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6 August 2022

Moved to GitHub Pages

by Alpha01

Since I recently shutdown one my Intel Nuc homelab servers due to space, in addition to going forward I’ll be using public clouds for any testing that requires additional extensive computing. I was forced to migrate off my portfolio from a Kubernetes platform. I’ve been in a GitHub Pages honeymoon, so this was my first choice to move the site too. Since the portfolio site is a simple Node app, the containerized app was already a complete static site. The only dynamic aspect of the application is the custom Gulp automation that is used to compile the Sass assets.

The only changes I made to get the site to easily publish to Git Hub Pages was restructuring the site files under the _site directory. By default this is the directory that gets used by the configure-pages, upload-pages-artifact, and deploy-pages actions. GitHub has awesome documentation, using their examples I was able to quickly write a Workflow to build the node site, and publish it to GitHub Pages. It was a very extremely easy process! The difficult process was all my fault.

A while back, I consolidated my Blog, Photos, and Collection Wordpress sites under the domain This presented a problem because I can’t simply update DNS and point to GitHub Pages because it will break access to my other WordPress sites. I use Cloudflare free DNS hosting, so I have very limited access to their Rewrite Page Rules features. So this meant that I would still need to keep DNS pointing to my current infrastructure, rather than having the complex redirects at the DNS level. Fortunately setting the redirects at the Varnish (http 80) and Nginx (https 443) app level was extremely easy.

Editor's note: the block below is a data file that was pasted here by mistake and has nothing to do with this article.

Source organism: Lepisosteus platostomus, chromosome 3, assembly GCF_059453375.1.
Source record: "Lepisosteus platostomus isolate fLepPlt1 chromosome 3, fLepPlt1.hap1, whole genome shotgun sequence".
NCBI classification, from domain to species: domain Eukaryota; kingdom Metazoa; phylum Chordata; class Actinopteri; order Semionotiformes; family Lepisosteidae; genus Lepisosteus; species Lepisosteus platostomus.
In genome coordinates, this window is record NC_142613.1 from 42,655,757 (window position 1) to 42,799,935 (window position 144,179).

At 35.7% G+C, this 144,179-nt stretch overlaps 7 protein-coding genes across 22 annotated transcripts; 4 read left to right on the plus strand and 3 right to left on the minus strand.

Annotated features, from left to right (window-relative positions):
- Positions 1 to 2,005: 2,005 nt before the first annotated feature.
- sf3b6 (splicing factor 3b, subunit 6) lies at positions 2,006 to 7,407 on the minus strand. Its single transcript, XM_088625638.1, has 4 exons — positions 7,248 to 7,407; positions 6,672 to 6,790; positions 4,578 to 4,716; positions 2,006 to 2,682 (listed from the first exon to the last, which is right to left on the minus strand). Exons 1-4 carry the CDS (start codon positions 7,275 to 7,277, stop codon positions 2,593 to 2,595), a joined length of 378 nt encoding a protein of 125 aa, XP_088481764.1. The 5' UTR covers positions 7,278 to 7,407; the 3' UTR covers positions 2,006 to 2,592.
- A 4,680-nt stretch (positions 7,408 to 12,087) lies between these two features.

On the Nginx side of things, I didn’t had to change anything on my configuration. Nginx serves as an SSL termination proxy on my environment, so all incoming https requests are automatically forwarded to my http Varnish backend.

location / {
    proxy_pass   http://my-varnish-backend/;

    ### Set headers ####
    proxy_set_header        Accept-Encoding   "";
    proxy_set_header        Host            $host;
    proxy_set_header        X-Real-IP       $remote_addr;
    proxy_set_header        X-Forwarded-For $proxy_add_x_forwarded_for;

    ### Most PHP, Python, Rails, Java App can use this header ###
    #proxy_set_header X-Forwarded-Proto https;##
    #This is better##
    proxy_set_header        X-Forwarded-Proto $scheme;
    add_header              Front-End-Https   on;
    add_header              X-Powered-By "Unicorns";
    add_header              X-hacker "Alpha01";

    client_max_body_size 10m;

    # These headers are only accessible internally
    #more_clear_headers 'x-generator';
    #more_clear_headers 'x-drupal-cache';

    # We expect the downsteam servers to redirect to the right hostname, so don't do any rewrites here.
    proxy_redirect     off;


Its in Varnish where all the magic happens. For the configuration I’m simply redirecting all requests that don’t belong to my WordPress sites, to the GitHub Pages location

sub vcl_recv {
    # Portoflio is now hosted on GitHub Pages
    if ( ~ "(?i)^(www.)?antoniobaltazar\.(com|org)" && (req.url !~ "/(blog|collection|photos)")) {
        set = "";
        return (synth(750, + "/" + req.url));

sub vcl_backend_error {
    # Take care of custom redirects
    if (beresp.status == 750) {
        set beresp.http.Location = beresp.reason;
        set beresp.status = 301;

Not a pretty solution, but it does the job.

Tags: [ github varnish nginx jekyll ]